Charles Clarke May Have Courage and Conviction, but If He Is to Sort out the Many Problems That Await Him at Education, He Will Have to Do Something about "The Interpersonals". (Politics)
Kampfner, John, New Statesman (1996)
Close to two years ago, I went to see Charles Clarke in his lair in the Home Office. We had a garrulous early evening chat, alternating between his views on criminal justice, lawyers, the role of society and the media, what it means to be a Blairite and whether or not he should shave off his beard.
His candour and his willingness to take people on impressed me. Political journalism, he said, was corrupting open discussion. A media that sought only controversy was traducing difficult policy decisions.
My interview was given front-page treatment by the Guardian, under a headline "Tip for the top". This man, I felt, was different. Politics and fashion go in cycles. Squeaky-clean Blair represented an end of millennium obsession with youth and modernity. There would in time be something appealing about someone like Clarke as prime minister.
That was then. He isn't quite a household name now, but Clarke is finally getting the profile he deserves as the new Education Secretary. This is, as one Downing Street official puts it, "Charles's big chance--if he can sort out the inter-personals then he's got a good chance of making it work".
But the inter-personals are the trouble. They will count for a lot in Clarke's new job. Whatever it might think of public-sector workers, the government now concedes that it has to take them with it as it reforms. Over the next month, Clarke and his team will put the finishing touches to reforms of higher education, having to settle the highly contentious questions of top-up fees and graduate taxes versus student loans. The bigger challenge is to determine just what "the post-comprehensive" era in secondary schools means.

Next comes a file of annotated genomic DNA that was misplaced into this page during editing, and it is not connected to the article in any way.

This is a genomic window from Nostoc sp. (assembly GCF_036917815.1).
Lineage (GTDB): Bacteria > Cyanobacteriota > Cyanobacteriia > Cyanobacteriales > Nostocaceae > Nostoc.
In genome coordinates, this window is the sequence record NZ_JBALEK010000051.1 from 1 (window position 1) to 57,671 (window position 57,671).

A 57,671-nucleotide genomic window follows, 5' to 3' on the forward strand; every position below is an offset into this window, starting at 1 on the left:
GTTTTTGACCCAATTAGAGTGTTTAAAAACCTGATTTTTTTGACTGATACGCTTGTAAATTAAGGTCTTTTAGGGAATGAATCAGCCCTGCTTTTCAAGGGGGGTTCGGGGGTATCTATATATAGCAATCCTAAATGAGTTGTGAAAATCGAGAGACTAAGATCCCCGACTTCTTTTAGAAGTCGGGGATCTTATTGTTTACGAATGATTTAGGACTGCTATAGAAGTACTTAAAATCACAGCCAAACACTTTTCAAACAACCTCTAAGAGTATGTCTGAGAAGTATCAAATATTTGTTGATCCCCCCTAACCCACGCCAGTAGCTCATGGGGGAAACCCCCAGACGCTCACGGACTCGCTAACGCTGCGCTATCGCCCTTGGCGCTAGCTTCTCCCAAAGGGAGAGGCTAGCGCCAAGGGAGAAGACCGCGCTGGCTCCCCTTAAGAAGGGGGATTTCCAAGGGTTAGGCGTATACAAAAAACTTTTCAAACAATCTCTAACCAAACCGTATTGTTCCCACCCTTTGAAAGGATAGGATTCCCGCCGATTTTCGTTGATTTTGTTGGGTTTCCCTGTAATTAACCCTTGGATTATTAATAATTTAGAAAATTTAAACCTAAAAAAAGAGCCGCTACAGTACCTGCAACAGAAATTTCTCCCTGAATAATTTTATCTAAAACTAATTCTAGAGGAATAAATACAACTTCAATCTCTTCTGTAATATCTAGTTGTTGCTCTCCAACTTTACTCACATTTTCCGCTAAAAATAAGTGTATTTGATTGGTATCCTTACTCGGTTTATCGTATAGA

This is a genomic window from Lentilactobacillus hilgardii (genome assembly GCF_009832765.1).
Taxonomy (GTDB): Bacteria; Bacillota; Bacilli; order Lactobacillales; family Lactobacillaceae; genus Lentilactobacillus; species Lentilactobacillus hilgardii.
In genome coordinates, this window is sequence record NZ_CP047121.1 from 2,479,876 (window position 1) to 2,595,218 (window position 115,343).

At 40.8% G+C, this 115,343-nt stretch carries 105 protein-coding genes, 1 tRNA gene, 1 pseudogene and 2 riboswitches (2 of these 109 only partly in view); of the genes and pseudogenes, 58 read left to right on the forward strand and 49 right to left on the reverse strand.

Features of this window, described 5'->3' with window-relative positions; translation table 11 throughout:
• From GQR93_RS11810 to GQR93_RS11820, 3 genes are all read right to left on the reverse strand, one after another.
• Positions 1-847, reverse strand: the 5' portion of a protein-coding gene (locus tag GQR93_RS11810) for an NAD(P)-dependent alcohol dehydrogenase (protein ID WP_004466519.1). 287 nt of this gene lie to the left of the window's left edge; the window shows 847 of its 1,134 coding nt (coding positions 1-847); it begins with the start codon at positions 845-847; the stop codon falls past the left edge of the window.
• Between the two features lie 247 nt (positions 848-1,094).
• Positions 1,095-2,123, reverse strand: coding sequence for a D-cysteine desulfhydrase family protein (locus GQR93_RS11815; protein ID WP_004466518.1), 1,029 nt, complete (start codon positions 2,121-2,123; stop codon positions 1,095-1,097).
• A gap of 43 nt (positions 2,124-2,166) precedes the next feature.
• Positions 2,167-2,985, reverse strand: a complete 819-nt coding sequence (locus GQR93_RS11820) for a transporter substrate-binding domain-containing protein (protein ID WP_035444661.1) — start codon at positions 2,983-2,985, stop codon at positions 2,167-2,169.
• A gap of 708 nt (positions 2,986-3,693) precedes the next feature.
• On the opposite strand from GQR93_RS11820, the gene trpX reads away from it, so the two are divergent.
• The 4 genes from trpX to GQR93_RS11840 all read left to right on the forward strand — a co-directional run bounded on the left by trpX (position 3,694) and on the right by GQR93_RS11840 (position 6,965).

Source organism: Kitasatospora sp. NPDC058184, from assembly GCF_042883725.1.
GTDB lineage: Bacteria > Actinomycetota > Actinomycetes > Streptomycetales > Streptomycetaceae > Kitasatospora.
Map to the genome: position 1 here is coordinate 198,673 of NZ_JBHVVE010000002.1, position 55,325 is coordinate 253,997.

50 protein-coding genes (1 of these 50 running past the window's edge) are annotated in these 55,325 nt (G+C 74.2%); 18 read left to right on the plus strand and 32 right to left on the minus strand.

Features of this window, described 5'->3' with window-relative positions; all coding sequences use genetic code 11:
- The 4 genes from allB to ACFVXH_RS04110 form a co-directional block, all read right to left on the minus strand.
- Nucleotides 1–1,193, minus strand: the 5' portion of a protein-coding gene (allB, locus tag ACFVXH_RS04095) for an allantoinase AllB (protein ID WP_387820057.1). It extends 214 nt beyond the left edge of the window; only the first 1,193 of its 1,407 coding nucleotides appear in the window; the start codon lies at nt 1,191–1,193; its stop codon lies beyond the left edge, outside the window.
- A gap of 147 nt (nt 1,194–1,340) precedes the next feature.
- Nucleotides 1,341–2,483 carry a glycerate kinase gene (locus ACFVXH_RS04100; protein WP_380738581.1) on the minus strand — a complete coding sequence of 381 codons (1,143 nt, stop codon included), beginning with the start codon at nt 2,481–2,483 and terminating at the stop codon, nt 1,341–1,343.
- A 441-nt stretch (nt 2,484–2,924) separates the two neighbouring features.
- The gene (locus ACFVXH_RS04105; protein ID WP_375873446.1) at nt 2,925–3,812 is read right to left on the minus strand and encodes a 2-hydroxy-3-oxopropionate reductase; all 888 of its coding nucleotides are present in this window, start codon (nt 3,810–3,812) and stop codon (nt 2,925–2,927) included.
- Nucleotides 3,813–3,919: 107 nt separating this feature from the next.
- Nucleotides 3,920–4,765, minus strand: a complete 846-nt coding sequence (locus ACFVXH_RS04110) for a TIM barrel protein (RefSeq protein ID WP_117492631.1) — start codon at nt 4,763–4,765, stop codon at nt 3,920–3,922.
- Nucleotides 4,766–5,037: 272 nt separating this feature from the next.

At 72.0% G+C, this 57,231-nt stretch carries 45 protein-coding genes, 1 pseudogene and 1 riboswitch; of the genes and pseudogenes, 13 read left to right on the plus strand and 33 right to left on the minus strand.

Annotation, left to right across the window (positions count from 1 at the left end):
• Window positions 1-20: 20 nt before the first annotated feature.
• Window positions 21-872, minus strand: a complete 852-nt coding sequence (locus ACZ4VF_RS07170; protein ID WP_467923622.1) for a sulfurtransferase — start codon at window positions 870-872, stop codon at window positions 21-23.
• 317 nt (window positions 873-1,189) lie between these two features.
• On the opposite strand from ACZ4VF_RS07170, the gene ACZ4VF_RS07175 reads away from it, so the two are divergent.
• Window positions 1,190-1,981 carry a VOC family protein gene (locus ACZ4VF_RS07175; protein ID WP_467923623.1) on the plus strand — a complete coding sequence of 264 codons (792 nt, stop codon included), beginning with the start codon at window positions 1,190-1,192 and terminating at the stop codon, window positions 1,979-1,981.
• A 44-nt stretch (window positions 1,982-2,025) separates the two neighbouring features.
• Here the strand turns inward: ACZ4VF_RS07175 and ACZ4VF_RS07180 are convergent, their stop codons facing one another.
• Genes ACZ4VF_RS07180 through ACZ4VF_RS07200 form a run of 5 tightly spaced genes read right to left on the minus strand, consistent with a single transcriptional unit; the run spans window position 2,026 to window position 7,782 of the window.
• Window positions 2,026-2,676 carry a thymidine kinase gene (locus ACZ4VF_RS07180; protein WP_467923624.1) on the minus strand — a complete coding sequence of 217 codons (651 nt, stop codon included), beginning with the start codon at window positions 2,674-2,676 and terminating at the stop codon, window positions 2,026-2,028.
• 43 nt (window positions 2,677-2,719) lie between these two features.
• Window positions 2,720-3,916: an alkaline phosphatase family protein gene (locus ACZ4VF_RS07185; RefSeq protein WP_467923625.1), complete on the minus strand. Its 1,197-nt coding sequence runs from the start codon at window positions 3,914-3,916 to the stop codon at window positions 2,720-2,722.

Clarke will need to add charm to his customary courage and conviction if he is to win the battles with Downing Street over selection, with the Treasury over future funding--and with the teaching profession. His record over the past few months begs the question: can he do it?
Tony Blair's people believe he did a good job as party chairman, rejuvenating morale, encouraging local organisations to engage more in debate. When it came, however, to the desperately difficult balancing act of relations with the unions, the picture is mixed.
Clarke and David Triesman, the soft-spoken general secretary, played a "good cop, bad cop" routine, but a five-year deal guaranteeing funding from the unions continues to elude them. …